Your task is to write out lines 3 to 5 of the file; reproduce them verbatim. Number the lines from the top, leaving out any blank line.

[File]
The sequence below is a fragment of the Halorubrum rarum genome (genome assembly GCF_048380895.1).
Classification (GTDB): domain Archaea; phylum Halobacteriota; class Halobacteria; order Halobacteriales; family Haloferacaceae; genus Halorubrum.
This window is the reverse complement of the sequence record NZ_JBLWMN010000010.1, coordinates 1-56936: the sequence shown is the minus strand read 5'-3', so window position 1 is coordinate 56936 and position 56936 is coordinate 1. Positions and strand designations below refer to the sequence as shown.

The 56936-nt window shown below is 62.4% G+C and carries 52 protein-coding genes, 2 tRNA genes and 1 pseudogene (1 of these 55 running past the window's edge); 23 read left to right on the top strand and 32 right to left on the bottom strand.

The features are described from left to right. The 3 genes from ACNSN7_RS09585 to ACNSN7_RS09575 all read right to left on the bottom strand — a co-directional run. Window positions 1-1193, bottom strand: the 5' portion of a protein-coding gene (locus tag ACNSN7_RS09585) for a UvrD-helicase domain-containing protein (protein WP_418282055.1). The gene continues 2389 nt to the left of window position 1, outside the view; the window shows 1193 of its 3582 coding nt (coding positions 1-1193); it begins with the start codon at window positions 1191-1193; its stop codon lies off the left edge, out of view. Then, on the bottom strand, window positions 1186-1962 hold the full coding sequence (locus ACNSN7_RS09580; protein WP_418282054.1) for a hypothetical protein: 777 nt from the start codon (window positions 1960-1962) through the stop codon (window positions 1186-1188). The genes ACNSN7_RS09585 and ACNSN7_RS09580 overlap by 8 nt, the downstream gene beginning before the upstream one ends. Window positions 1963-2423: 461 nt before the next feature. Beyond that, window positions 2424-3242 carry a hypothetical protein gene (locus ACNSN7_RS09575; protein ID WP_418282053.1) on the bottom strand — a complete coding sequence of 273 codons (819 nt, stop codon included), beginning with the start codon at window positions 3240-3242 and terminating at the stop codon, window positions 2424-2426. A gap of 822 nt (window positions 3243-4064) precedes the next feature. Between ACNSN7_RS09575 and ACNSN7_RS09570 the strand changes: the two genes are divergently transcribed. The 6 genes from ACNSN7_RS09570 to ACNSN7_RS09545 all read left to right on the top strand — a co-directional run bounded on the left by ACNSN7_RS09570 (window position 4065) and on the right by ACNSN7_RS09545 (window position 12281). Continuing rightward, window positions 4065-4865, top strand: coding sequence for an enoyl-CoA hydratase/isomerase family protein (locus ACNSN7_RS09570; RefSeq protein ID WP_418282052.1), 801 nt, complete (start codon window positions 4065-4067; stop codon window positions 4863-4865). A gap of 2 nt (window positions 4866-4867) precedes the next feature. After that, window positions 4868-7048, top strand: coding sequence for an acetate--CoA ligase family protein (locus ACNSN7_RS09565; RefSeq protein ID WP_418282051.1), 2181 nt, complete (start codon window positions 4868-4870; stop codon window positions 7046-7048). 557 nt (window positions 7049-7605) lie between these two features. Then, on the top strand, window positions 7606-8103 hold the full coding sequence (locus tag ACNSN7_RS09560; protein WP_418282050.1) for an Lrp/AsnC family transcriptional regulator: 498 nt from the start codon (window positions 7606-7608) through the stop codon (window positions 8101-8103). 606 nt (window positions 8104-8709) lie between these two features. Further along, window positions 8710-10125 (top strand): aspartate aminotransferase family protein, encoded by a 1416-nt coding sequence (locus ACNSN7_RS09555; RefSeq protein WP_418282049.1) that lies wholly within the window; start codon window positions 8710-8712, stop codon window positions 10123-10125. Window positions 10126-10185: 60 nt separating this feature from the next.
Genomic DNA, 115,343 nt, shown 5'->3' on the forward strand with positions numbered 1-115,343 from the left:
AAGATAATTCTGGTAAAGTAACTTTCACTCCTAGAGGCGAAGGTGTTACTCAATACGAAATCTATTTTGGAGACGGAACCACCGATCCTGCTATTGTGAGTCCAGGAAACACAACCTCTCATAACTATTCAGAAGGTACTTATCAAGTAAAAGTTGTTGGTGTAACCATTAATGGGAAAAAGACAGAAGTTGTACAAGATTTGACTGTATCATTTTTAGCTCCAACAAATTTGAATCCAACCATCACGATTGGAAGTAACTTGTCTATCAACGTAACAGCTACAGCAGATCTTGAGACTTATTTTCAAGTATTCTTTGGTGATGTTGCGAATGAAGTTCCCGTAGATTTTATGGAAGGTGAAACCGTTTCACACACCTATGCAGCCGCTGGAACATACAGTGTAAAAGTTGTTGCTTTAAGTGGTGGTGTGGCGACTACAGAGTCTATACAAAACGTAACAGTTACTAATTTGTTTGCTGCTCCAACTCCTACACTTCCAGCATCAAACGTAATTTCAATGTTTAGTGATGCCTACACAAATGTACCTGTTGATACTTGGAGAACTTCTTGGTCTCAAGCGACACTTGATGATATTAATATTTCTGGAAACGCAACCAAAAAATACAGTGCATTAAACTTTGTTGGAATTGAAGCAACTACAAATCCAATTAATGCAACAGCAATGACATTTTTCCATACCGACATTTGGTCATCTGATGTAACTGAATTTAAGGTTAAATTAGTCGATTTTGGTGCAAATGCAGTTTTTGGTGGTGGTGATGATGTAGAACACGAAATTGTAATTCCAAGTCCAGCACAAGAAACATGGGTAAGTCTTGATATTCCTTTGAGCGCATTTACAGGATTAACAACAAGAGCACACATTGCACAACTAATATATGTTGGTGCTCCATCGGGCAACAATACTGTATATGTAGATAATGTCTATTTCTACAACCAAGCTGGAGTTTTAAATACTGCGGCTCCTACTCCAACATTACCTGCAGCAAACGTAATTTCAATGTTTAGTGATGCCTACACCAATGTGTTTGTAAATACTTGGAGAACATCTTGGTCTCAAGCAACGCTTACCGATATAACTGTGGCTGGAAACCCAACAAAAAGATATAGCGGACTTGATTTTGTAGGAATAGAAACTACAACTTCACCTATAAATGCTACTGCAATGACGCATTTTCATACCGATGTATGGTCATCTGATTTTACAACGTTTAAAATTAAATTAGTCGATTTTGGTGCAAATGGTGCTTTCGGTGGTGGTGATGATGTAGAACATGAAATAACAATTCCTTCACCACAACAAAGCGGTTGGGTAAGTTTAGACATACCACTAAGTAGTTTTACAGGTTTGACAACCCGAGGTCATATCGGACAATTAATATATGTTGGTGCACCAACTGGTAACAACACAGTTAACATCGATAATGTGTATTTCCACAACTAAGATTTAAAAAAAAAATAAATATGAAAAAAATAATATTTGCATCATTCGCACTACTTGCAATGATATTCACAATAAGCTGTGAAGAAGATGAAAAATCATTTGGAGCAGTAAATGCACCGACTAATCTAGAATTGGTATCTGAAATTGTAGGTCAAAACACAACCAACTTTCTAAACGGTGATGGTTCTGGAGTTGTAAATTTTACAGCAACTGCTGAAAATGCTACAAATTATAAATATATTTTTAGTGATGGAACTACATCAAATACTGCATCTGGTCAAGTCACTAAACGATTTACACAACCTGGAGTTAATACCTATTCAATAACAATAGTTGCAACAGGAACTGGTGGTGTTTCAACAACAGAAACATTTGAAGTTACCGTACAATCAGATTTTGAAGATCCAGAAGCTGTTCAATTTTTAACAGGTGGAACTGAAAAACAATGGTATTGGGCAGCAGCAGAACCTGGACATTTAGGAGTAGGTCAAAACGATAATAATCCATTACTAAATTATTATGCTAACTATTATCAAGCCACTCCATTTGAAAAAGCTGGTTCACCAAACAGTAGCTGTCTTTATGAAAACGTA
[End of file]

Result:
This window is the reverse complement of the sequence record NZ_JBLWMN010000010.1, coordinates 1-56936: the sequence shown is the minus strand read 5'-3', so window position 1 is coordinate 56936 and position 56936 is coordinate 1. Positions and strand designations below refer to the sequence as shown.

The 56936-nt window shown below is 62.4% G+C and carries 52 protein-coding genes, 2 tRNA genes and 1 pseudogene (1 of these 55 running past the window's edge); 23 read left to right on the top strand and 32 right to left on the bottom strand.

The features are described from left to right. The 3 genes from ACNSN7_RS09585 to ACNSN7_RS09575 all read right to left on the bottom strand — a co-directional run. Window positions 1-1193, bottom strand: the 5' portion of a protein-coding gene (locus tag ACNSN7_RS09585) for a UvrD-helicase domain-containing protein (protein WP_418282055.1). The gene continues 2389 nt to the left of window position 1, outside the view; the window shows 1193 of its 3582 coding nt (coding positions 1-1193); it begins with the start codon at window positions 1191-1193; its stop codon lies off the left edge, out of view. Then, on the bottom strand, window positions 1186-1962 hold the full coding sequence (locus ACNSN7_RS09580; protein WP_418282054.1) for a hypothetical protein: 777 nt from the start codon (window positions 1960-1962) through the stop codon (window positions 1186-1188). The genes ACNSN7_RS09585 and ACNSN7_RS09580 overlap by 8 nt, the downstream gene beginning before the upstream one ends. Window positions 1963-2423: 461 nt before the next feature. Beyond that, window positions 2424-3242 carry a hypothetical protein gene (locus ACNSN7_RS09575; protein ID WP_418282053.1) on the bottom strand — a complete coding sequence of 273 codons (819 nt, stop codon included), beginning with the start codon at window positions 3240-3242 and terminating at the stop codon, window positions 2424-2426. A gap of 822 nt (window positions 3243-4064) precedes the next feature. Between ACNSN7_RS09575 and ACNSN7_RS09570 the strand changes: the two genes are divergently transcribed. The 6 genes from ACNSN7_RS09570 to ACNSN7_RS09545 all read left to right on the top strand — a co-directional run bounded on the left by ACNSN7_RS09570 (window position 4065) and on the right by ACNSN7_RS09545 (window position 12281). Continuing rightward, window positions 4065-4865, top strand: coding sequence for an enoyl-CoA hydratase/isomerase family protein (locus ACNSN7_RS09570; RefSeq protein ID WP_418282052.1), 801 nt, complete (start codon window positions 4065-4067; stop codon window positions 4863-4865). A gap of 2 nt (window positions 4866-4867) precedes the next feature. After that, window positions 4868-7048, top strand: coding sequence for an acetate--CoA ligase family protein (locus ACNSN7_RS09565; RefSeq protein ID WP_418282051.1), 2181 nt, complete (start codon window positions 4868-4870; stop codon window positions 7046-7048). 557 nt (window positions 7049-7605) lie between these two features. Then, on the top strand, window positions 7606-8103 hold the full coding sequence (locus tag ACNSN7_RS09560; protein WP_418282050.1) for an Lrp/AsnC family transcriptional regulator: 498 nt from the start codon (window positions 7606-7608) through the stop codon (window positions 8101-8103). 606 nt (window positions 8104-8709) lie between these two features. Further along, window positions 8710-10125 (top strand): aspartate aminotransferase family protein, encoded by a 1416-nt coding sequence (locus ACNSN7_RS09555; RefSeq protein WP_418282049.1) that lies wholly within the window; start codon window positions 8710-8712, stop codon window positions 10123-10125. Window positions 10126-10185: 60 nt separating this feature from the next.